“The most important thing you should know about driving is that a car is essentially a two-ton death machine, and everyone else on the road is trying to kill you.”
Thus began my first driving lesson with my father when I was fifteen. It should really come as a surprise to no one that I was well into my sixteenth year before I worked up the nerve to take my driving test. And that it took me three times to pass it because I so was nervous.
(*Me, driving 45mph*
DMV driving tester: What is the speed limit on an unmarked road?
*continues driving 45 mph*)
I can’t completely blame my dad, though. Obviously the message he was trying to get across was that driving is a big deal and something one should take seriously and cautiously, something a lot more people could stand to hear, really. I live in the South, a lovely, clean, suburban city where people are friendly and polite. To your face, anyway. Put them behind the wheel of a car and they will not hesitate to run your ass down. I’m pretty sure that around here, people are legitimately trying to kill each other via vehicular manslaughter. Or kill themselves with a heart attack induced by excessive road rage.
I preferred the driving patterns of Seattle, personally, though it made my impatient husband crazy. In Seattle people are more your aloof dreamer types, which does translate to their driving. The light turns green and they maybe contemplate going through it. They gaze absently at the clouds above as they putter along, seemingly oblivious to anyone else on the road. It’s not the safest way of getting around, true, but at least it’s more likely to cause fender benders or accidental drifting into road-side ditches. Even though I’m pretty sure they’re all doing it ironically.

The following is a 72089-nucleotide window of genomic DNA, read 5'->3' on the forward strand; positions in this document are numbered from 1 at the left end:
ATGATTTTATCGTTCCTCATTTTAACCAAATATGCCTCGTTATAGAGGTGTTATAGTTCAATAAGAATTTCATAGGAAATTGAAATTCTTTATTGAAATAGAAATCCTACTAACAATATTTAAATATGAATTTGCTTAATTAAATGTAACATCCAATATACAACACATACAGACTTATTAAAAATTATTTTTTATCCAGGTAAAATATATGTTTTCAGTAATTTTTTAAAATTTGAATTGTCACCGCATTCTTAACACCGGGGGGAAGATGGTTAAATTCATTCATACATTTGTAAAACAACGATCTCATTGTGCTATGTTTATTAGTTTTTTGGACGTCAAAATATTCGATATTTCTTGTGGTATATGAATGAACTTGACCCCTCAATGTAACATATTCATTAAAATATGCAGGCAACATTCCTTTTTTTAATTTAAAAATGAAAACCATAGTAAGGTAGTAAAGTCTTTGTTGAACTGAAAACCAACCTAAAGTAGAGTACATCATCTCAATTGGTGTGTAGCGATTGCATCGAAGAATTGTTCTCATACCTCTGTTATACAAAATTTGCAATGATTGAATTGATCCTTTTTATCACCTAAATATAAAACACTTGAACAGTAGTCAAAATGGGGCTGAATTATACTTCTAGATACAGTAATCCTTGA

We are staring down the long, dark, angst-ridden barrel of puberty with Boy. He is already interested in learning to drive, and has become a pretty accomplished backseat driver. I was anxious about learning to drive myself, but this does not hold a candle to the blind terror I feel when thinking about my first child navigating the roads in what is basically an aluminum box travelling upwards of 65 mph with nothing but a flimsy strap holding him in place.
I can only hope that when I repeat my dad’s words of wisdom on his first journey out into the realm of the automobile it puts him off getting his license for at least a year. Of course, it’s my job to guide and teach and hope that I send him off into the world prepared to meet any challenge that may come his way. But that doesn’t mean I can’t teach him to be careful and contentious. Or, consequently, that I can’t try to scare the crap out of him first.